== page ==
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Articles discussing funding resources and strategies for programmes.

Genesee Justice gets a five-day reprieve
From the article by Howard Owens on the Batavian: Genesee County's world renowned restorative justice agency is spared the budget ax for at least five more days. A proposal by Genesee Justice Director Ed Minardo to cut staff hours and eliminate his own job deserves further study all nine legislators agreed during a budget discussion meeting at the Old Courthouse this evening. While the proposal comes close to eliminating all of the expense necessary to keep the county budget balanced, more savings must be found.
Don’t take Genesee Justice for granted
from Dr. Beth Allen's article in The Daily News: The great Eleanor Roosevelt once said, “Justice cannot be for one side alone, but must be for both.” This single phrase to me epitomizes the very essence of how our criminal justice system in our country should operate. She also wrote, “It isn’t enough to talk about peace. One must believe in it. And it isn’t enough to believe in it. One must work at it.” For 30 years, Genesee Justice has been a pulse that tends to the souls of our victims of crime and to the destiny of the offenders that have perpetrated those crimes.
funding information
Solomon, you might find some ideas in the RJ Office section of this site. http://www.restorativejustice.org/[…]/03programme-management Good luck. Dan
Projects for starters
I read through the above tips and have been working closely with young people since 2006. I realize RJ will work very well for the [...]
Community Groups Urged to Apply for Restorative Justice Grants
From the announcement on the AUMA website: Applications are now being accepted for 2010/11 provincial grants for restorative justice projects that support victim-offender mediation, training programs, leadership development in schools, and Aboriginal restorative justice programs. Through the Alberta Community Restorative Justice grant program, the Alberta government has allocated $350,000 to support restorative justice programs and initiatives throughout the province.
Local program helps youth offenders repair harm done in communities
from Alex Holmquist's article in mndaily.com: The Seward Longfellow Restorative Justice Partnership offers first-time youth offenders an alternative to going to court through participation in a restorative conference. The program accepts youth ages 10 or older who live or commit a crime in the 55406 zip code. Their typical crimes include trespassing, graffiti, shoplifting and fifth-degree assaults.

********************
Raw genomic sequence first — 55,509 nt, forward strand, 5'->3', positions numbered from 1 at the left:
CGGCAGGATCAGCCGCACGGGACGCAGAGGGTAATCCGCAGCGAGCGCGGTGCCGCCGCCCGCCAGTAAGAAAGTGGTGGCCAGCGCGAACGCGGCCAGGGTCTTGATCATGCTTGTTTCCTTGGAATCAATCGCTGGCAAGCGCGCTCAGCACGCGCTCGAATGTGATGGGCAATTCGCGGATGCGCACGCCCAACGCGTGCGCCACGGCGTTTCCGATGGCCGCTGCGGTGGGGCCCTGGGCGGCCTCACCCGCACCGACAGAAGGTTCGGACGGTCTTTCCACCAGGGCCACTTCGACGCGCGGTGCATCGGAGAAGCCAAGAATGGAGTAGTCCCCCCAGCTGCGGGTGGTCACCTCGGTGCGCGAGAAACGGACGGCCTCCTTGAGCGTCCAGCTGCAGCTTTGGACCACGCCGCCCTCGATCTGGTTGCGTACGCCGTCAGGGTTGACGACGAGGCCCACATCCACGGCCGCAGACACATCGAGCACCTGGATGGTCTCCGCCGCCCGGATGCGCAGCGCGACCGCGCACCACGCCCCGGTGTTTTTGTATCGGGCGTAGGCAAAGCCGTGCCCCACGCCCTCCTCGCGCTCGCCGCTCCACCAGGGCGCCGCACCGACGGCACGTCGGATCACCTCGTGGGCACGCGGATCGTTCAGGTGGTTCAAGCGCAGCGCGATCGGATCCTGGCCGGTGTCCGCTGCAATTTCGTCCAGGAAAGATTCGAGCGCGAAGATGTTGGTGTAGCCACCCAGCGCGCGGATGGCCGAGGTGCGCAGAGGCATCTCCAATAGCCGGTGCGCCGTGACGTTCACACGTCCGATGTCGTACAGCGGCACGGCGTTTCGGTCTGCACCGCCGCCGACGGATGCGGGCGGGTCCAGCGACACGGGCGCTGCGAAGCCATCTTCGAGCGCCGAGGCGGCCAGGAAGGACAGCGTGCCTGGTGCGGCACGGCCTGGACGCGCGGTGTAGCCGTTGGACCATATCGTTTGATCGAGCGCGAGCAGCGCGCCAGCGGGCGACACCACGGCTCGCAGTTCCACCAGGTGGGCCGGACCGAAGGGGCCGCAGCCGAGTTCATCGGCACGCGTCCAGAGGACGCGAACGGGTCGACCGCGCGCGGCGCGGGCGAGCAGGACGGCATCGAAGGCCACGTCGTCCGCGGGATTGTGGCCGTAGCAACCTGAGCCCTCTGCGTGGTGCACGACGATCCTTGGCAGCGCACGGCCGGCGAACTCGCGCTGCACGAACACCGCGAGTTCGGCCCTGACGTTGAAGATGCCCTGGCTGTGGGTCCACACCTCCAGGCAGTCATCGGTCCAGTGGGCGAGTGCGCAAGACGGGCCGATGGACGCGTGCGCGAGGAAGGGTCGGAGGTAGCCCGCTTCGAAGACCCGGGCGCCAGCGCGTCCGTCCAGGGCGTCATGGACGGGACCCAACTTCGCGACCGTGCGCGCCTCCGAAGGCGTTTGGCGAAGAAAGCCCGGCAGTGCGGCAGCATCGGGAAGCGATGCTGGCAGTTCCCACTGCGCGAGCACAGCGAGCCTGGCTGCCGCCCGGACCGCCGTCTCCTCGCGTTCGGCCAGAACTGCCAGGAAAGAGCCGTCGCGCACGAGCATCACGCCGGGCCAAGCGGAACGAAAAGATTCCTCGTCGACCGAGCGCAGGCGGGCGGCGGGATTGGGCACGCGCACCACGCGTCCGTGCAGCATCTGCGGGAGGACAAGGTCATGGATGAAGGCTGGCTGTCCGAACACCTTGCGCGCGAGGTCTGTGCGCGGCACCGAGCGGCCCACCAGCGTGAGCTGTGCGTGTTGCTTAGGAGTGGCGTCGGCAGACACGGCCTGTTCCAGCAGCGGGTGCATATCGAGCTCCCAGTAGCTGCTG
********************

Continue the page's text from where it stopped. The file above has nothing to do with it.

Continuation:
Tips to sustaining a restorative justice program, from the front line.
from Kris Miner's entry at Restorative Justice and Circles: I can tell you from the directors seat, here at St. Croix Valley Restorative Justice I am designing a game plan to keep our program going. Some tips:
Restorative justice program faces funding woes despite success
Eighty percent or more of the CJP’s cases conclude with a resolution agreement, according to Kimberly Mann, coordinator of the Collaborative Justice Project (CJP) that operates from the provincial courthouse in Ottawa. However, despite such a high satisfaction rate and positive evaluation results from government departments such as Justice and Public Safety, CJP is finding it increasingly difficult to stay afloat. “We had federal funding as a pilot for the first six years. Since then we’ve been struggling to find funds,” Ms. Mann said.
Investing in restorative justice
Our criminal justice system is broken, and the reasons are complex. One of the many contributing factors is that our penal system's focus on punishment is not working. You would think that after their first time behind bars prisoners would never do anything to wind up back there; yet the opposite is true. In December 2007, the Department of Justice estimated that two-thirds of all released prisoners will commit new offenses within three years of their release. In addition to the great human toll of incarceration, $68 billion of our taxpayer dollars are paying for this travesty.
Friday Discussion: RJ funding
With the economic crisis, governments are struggling to balance their budgets. Funding for restorative justice has never been easy, but in this climate it promises to be harder.

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